Signed and dated 'Yayoi Kusama 1996' and titled in Japanese verso
Yayoi Kusama’s imagery is amongst the most recognisable in the world today. Her bold style and extraordinary story has captured the imagination of museum curators, collectors and the general public,...
Yayoi Kusama’s imagery is amongst the most recognisable in the world today. Her bold style and extraordinary story has captured the imagination of museum curators, collectors and the general public, leading to the opening of her own gallery in Tokyo in 2017. ‘Repetition GL.A’ belongs to one of her most iconic series of works – the infinity nets. As seen here, Kusama’s work mixes Surrealism, Minimalism, Pop Art, Eccentric Abstraction, the Nul and Zero movements, refusing to be placed in just one classification.
Kusama began the infinity net series in 1958, the year she moved to New York under the advice of Georgia O’Keefe. Although Kusama often presented herself as an outsider, wearing full Japanese dress to events, while in the city she befriended and was part of the inner group of some of the most influential artists of the time including Andy Warhol and Donald Judd.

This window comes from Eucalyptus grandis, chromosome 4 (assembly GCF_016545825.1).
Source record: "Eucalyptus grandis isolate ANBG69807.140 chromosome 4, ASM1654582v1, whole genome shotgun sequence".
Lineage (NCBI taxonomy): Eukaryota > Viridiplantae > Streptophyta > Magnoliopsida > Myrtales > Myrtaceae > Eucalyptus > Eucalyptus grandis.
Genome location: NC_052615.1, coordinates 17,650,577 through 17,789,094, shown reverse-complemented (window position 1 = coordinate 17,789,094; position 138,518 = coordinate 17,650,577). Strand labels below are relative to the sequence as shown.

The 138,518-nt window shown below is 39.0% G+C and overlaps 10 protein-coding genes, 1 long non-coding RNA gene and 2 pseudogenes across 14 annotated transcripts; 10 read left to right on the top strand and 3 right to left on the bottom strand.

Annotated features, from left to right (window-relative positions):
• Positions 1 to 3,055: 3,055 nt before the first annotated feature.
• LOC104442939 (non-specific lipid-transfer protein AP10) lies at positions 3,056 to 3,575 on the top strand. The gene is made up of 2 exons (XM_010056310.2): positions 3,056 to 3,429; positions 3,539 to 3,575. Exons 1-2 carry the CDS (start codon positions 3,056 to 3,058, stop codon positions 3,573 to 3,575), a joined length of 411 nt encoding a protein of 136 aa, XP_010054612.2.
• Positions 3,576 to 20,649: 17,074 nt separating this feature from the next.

Suffering from vivid hallucinations throughout her life, Kusama’s artistic practice is a form of self therapy, a way of escaping her mind and re-creating the infinite repetitions which are haunting her. She described how “The nets that I paint not only transcend me, they transcend the canvas. These nets continue to spread the walls, and the ceiling. Ultimately, they cover the entire universe”. The enthralling and mesmeric nature of ‘Repetition GL.A’ gives a unique insight into Kusama’s vision and deft handling of conceptual and spatial abstraction.
In 2016 Kusama was presented with the Order of Culture, one of the highest honours to be bestowed by the Imperial Family. She is the first woman to receive the award for drawing and sculpture. The same year she was also named one of Time Magazine’s World’s 100 Most Influential People. Having represented Japan in the 1993 Venice Biennale, Kusama has gone on to have a touring retrospective at Centre Pompidou, Paris and Whitney Museum of American Art, New York. She has also had solo exhibitions at such institutions as The Broad, Los Angeles; Museum of Modern Art, New York; Gallery of Modern Art, Brisbane and The National Museum of Art, Osaka. Tate Modern is currently holding a sell out exhibition of her infinity rooms.